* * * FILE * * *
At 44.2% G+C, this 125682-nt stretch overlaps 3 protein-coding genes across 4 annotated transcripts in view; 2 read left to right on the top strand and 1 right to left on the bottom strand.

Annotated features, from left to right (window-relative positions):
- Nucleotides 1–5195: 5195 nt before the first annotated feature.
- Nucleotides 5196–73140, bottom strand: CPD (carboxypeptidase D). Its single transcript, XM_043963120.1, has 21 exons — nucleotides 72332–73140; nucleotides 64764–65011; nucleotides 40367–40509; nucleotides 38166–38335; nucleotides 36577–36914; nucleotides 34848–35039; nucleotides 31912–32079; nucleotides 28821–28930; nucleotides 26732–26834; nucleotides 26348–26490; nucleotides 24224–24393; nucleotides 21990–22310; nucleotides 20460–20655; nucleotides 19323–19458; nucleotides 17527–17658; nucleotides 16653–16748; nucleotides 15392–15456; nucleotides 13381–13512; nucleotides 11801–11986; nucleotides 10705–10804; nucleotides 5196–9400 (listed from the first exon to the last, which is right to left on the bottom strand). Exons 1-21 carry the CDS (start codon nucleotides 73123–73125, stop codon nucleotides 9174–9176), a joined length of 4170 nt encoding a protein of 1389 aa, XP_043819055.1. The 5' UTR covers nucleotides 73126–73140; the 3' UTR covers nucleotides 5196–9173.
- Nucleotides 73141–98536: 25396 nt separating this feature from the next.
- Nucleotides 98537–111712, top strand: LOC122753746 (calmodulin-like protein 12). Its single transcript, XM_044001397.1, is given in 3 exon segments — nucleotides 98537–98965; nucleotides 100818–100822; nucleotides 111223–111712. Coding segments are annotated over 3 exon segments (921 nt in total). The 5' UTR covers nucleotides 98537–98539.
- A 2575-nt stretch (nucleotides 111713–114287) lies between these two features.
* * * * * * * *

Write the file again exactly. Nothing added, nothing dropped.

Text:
At 44.2% G+C, this 125682-nt stretch overlaps 3 protein-coding genes across 4 annotated transcripts in view; 2 read left to right on the top strand and 1 right to left on the bottom strand.

Annotated features, from left to right (window-relative positions):
- Nucleotides 1–5195: 5195 nt before the first annotated feature.
- Nucleotides 5196–73140, bottom strand: CPD (carboxypeptidase D). Its single transcript, XM_043963120.1, has 21 exons — nucleotides 72332–73140; nucleotides 64764–65011; nucleotides 40367–40509; nucleotides 38166–38335; nucleotides 36577–36914; nucleotides 34848–35039; nucleotides 31912–32079; nucleotides 28821–28930; nucleotides 26732–26834; nucleotides 26348–26490; nucleotides 24224–24393; nucleotides 21990–22310; nucleotides 20460–20655; nucleotides 19323–19458; nucleotides 17527–17658; nucleotides 16653–16748; nucleotides 15392–15456; nucleotides 13381–13512; nucleotides 11801–11986; nucleotides 10705–10804; nucleotides 5196–9400 (listed from the first exon to the last, which is right to left on the bottom strand). Exons 1-21 carry the CDS (start codon nucleotides 73123–73125, stop codon nucleotides 9174–9176), a joined length of 4170 nt encoding a protein of 1389 aa, XP_043819055.1. The 5' UTR covers nucleotides 73126–73140; the 3' UTR covers nucleotides 5196–9173.
- Nucleotides 73141–98536: 25396 nt separating this feature from the next.
- Nucleotides 98537–111712, top strand: LOC122753746 (calmodulin-like protein 12). Its single transcript, XM_044001397.1, is given in 3 exon segments — nucleotides 98537–98965; nucleotides 100818–100822; nucleotides 111223–111712. Coding segments are annotated over 3 exon segments (921 nt in total). The 5' UTR covers nucleotides 98537–98539.
- A 2575-nt stretch (nucleotides 111713–114287) lies between these two features.